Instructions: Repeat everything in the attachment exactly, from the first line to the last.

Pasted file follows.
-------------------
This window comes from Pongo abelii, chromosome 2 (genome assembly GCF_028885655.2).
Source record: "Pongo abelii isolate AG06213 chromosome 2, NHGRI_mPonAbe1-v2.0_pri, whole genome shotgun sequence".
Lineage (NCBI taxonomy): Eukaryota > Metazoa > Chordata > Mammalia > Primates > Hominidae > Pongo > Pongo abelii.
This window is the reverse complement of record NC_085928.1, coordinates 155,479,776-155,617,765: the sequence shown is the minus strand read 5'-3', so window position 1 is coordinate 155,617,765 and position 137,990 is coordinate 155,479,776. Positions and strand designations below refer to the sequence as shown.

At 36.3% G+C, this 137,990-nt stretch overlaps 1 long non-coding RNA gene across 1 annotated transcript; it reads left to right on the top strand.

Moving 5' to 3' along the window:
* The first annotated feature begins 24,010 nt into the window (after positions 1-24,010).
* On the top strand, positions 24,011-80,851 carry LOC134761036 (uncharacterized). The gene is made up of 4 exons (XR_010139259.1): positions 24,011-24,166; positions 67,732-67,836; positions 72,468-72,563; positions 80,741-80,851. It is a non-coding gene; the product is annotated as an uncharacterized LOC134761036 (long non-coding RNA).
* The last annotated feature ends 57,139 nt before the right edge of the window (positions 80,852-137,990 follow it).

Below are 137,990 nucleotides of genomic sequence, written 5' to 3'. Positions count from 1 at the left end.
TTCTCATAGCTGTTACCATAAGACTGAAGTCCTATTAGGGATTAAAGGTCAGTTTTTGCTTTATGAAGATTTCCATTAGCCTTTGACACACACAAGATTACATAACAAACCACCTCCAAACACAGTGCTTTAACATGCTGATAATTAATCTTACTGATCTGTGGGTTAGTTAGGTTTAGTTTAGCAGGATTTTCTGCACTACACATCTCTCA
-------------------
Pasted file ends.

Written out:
This window comes from Pongo abelii, chromosome 2 (genome assembly GCF_028885655.2).
Source record: "Pongo abelii isolate AG06213 chromosome 2, NHGRI_mPonAbe1-v2.0_pri, whole genome shotgun sequence".
Lineage (NCBI taxonomy): Eukaryota > Metazoa > Chordata > Mammalia > Primates > Hominidae > Pongo > Pongo abelii.
This window is the reverse complement of record NC_085928.1, coordinates 155,479,776-155,617,765: the sequence shown is the minus strand read 5'-3', so window position 1 is coordinate 155,617,765 and position 137,990 is coordinate 155,479,776. Positions and strand designations below refer to the sequence as shown.

At 36.3% G+C, this 137,990-nt stretch overlaps 1 long non-coding RNA gene across 1 annotated transcript; it reads left to right on the top strand.

Moving 5' to 3' along the window:
* The first annotated feature begins 24,010 nt into the window (after positions 1-24,010).
* On the top strand, positions 24,011-80,851 carry LOC134761036 (uncharacterized). The gene is made up of 4 exons (XR_010139259.1): positions 24,011-24,166; positions 67,732-67,836; positions 72,468-72,563; positions 80,741-80,851. It is a non-coding gene; the product is annotated as an uncharacterized LOC134761036 (long non-coding RNA).
* The last annotated feature ends 57,139 nt before the right edge of the window (positions 80,852-137,990 follow it).

Below are 137,990 nucleotides of genomic sequence, written 5' to 3'. Positions count from 1 at the left end.
TTCTCATAGCTGTTACCATAAGACTGAAGTCCTATTAGGGATTAAAGGTCAGTTTTTGCTTTATGAAGATTTCCATTAGCCTTTGACACACACAAGATTACATAACAAACCACCTCCAAACACAGTGCTTTAACATGCTGATAATTAATCTTACTGATCTGTGGGTTAGTTAGGTTTAGTTTAGCAGGATTTTCTGCACTACACATCTCTCA